To call contract methods, you use the instance of contract created earlier. This object has a methods field that you can use to call all of the available methods.

Contract methods are written such that the developer marks those that are read-only versus those that mutate data in some way. Any methods that involve writing data require a transaction, whereas read-only methods can be called without a transaction (and therefore no signature required from the user).

When calling read-only methods, simply use dot syntax to call the method, followed by .call(). For example, in lib/utils.ts we get the user's balance of NFTs by calling the contract's balanceOf method:

01// Get the total count of tokens owned by the `address`.
02const tokenBalance = await contract.methods.balanceOf(address).call();

Methods that require a transaction can be more complicated. It's best to first get a gas estimate for the transaction by calling the contract method but then adding .estimateGas instead of .call. This will give you an estimate of the transaction cost, called gas.

Then you issue the actual transaction by calling the same method name and adding .send. send lets you add configuration options. We add the user's address and the estimated gas. Users connected to Dedicated Wallet will have their transaction signed by the Magic SDK, while users who chose to connect with other supported wallets will be prompted to sign using that wallet's normal UI.

The return value will be a transaction receipt that you can use to get events emitted by the transaction. The example below from lib/utils.ts shows the code for minting from the contract using the safeMint method.

01// Estimate the gas required to mint the NFT.
02const estimatedGas = await contract.methods
03  .safeMint(address)
04  .estimateGas({ from: address });
05console.log(`Estimated gas: ${estimatedGas}`);
07// Prepare the transaction to mint the NFT.
08const transaction = contract.methods.safeMint(address);
10// Send the transaction and wait for its receipt.
11const receipt = await transaction.send({
12  from: address,
13  gas: estimatedGas,
15console.log("Transaction receipt:", receipt);
17// Extract the minted tokenId from the transaction receipt.
18const tokenId = receipt?.events?.Transfer?.returnValues?.tokenId;
19console.log("Minted tokenId:", tokenId);

That covers the basics of how this project works! Feel free to browse the rest of the code to get an idea of how to use both the Magic SDK and web3.js!

#Use this template

When building something new, it often helps to build from an existing project rather than starting over. You're more than welcome to clone this repository and start modifying it to suit your needs. Just be sure to use your own IP for images, NFTs, etc. before publishing!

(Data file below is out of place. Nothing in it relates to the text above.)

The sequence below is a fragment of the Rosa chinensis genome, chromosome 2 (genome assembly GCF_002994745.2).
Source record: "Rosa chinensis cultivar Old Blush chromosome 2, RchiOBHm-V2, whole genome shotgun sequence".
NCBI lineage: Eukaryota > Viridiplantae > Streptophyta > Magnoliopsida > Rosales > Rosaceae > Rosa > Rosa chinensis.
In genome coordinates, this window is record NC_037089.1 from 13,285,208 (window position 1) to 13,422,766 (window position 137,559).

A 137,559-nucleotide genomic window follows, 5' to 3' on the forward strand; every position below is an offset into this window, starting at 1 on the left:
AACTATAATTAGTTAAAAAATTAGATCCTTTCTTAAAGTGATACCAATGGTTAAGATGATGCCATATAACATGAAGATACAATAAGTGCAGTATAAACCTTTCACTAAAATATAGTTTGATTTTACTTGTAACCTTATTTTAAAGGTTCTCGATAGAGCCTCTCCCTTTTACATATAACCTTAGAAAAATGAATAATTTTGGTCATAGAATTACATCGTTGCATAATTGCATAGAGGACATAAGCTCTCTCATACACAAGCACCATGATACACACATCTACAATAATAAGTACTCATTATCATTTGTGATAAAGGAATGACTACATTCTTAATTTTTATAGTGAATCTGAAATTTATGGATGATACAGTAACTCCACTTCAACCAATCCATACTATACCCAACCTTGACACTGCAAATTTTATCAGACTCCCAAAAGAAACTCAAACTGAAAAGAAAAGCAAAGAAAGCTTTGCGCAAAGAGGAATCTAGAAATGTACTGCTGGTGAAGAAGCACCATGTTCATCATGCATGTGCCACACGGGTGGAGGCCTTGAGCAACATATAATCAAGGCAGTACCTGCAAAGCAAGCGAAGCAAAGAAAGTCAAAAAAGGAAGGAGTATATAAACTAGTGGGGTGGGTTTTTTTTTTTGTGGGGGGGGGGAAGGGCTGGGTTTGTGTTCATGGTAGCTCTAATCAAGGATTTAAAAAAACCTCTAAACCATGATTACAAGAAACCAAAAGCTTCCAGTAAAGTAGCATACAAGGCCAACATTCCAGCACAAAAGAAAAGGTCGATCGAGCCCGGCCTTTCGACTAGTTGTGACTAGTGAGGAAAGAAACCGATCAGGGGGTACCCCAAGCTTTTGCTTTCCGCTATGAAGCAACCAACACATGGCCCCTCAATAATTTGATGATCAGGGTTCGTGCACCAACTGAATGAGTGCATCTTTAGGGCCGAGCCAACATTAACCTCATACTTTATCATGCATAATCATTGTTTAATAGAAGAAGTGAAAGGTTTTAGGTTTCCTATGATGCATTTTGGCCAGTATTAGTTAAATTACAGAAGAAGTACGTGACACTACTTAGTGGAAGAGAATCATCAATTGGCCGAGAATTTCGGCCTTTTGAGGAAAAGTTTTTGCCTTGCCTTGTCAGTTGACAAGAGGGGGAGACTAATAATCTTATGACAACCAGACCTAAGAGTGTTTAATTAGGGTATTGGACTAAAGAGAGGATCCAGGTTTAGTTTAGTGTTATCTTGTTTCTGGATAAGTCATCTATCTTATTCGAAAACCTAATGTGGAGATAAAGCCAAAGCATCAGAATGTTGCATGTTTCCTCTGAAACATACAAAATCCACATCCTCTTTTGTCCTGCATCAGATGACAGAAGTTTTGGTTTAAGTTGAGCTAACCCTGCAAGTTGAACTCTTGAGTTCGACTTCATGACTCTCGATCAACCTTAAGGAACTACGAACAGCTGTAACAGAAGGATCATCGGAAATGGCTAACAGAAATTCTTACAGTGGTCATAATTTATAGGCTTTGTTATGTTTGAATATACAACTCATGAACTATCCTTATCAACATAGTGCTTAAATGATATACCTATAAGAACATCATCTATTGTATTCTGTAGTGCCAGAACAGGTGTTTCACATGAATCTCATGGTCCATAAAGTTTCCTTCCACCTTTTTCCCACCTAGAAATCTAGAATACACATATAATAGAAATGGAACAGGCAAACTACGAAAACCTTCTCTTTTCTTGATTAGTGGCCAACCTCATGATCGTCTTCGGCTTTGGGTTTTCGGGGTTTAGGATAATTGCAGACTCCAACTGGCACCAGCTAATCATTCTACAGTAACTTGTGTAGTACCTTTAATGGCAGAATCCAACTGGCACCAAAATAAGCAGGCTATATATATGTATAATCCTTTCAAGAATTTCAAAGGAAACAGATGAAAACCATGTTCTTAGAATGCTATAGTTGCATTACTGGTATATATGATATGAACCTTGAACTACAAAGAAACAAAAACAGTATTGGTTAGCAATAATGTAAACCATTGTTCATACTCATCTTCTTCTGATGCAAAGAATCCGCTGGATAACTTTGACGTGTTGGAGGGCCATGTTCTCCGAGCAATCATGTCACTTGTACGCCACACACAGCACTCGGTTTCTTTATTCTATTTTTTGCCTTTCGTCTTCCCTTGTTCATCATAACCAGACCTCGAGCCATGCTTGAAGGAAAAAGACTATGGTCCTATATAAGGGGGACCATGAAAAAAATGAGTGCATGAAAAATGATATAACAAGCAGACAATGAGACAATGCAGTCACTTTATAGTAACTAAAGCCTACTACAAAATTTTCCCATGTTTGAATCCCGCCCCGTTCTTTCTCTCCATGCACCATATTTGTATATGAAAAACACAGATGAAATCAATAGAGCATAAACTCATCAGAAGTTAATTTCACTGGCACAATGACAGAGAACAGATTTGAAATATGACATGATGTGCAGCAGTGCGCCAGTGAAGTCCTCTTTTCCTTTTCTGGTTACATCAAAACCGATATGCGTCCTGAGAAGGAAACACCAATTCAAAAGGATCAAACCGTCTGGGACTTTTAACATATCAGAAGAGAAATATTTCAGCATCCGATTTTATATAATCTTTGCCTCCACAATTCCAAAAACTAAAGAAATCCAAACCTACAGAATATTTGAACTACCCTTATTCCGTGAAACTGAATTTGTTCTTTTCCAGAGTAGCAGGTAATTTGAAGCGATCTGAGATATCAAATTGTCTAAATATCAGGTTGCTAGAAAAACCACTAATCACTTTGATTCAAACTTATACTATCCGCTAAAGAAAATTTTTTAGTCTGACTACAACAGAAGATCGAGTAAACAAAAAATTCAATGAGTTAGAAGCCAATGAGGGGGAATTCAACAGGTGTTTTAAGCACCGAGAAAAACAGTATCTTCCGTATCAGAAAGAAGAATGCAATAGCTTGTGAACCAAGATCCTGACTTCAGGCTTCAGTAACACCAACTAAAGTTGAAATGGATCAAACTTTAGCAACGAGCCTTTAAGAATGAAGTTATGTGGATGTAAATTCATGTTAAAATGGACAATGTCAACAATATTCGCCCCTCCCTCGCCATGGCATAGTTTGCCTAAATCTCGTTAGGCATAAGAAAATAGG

#Local setup

This is a simple Next.js app with a few basic dependencies. If you need to get familiar with Next.js, check out the Next.js documentation.

To start, make sure to install your dependencies with the following command line commands:

01npm install
02# or
03yarn install

You'll then need to copy rename .env.example to .env and fill in the values it mentions:

  • NEXT_PUBLIC_MAGIC_PUBLISHABLE_KEY - get this from your Magic Dashboard. You can sign up for a free account if you haven't already
  • NEXT_PUBLIC_CONTRACT_ADDRESS - the address of the NFT contract you want the site to use for minting NFTs. You can use ours (0xf4759a2bf9a8b6dc8318efc53e6e27b452c42310) for testing on the Sepolia testnet if you'd like, but eventually you should replace it with your own contract address.

With the environment variables set, you can run the development server:

01npm run dev
02# or
03yarn dev

The development server will run on port 3000 if available. If port 3000 is already in use, it'll use another one. You'll be able to see which port is being used in the console.

Open http://localhost:3000 (or whichever port the development server is running on) with your browser to see the result.

#Sepolia Testnet

This template uses the Sepolia Testnet so that you can experiment without using real ETH. Sepolia is an Ethereum test network, or testnet. Testnets are designed to be as close as possible to the production network without requiring tokens to have actual value. That way, you can execute transactions, deploy contracts, mint, and generally just experiment, without fear of losing money.

Before using Sepolia, you will need to first acquire some Sepolia ETH. To do so, you can use a faucet such as Faucets are sites that send you test ETH. At the time of writing, requires creating an Alchemy account, but once you have an account you can get 0.5 Sepolia ETH for testing. Once you have your Sepolia ETH, you are ready to begin minting!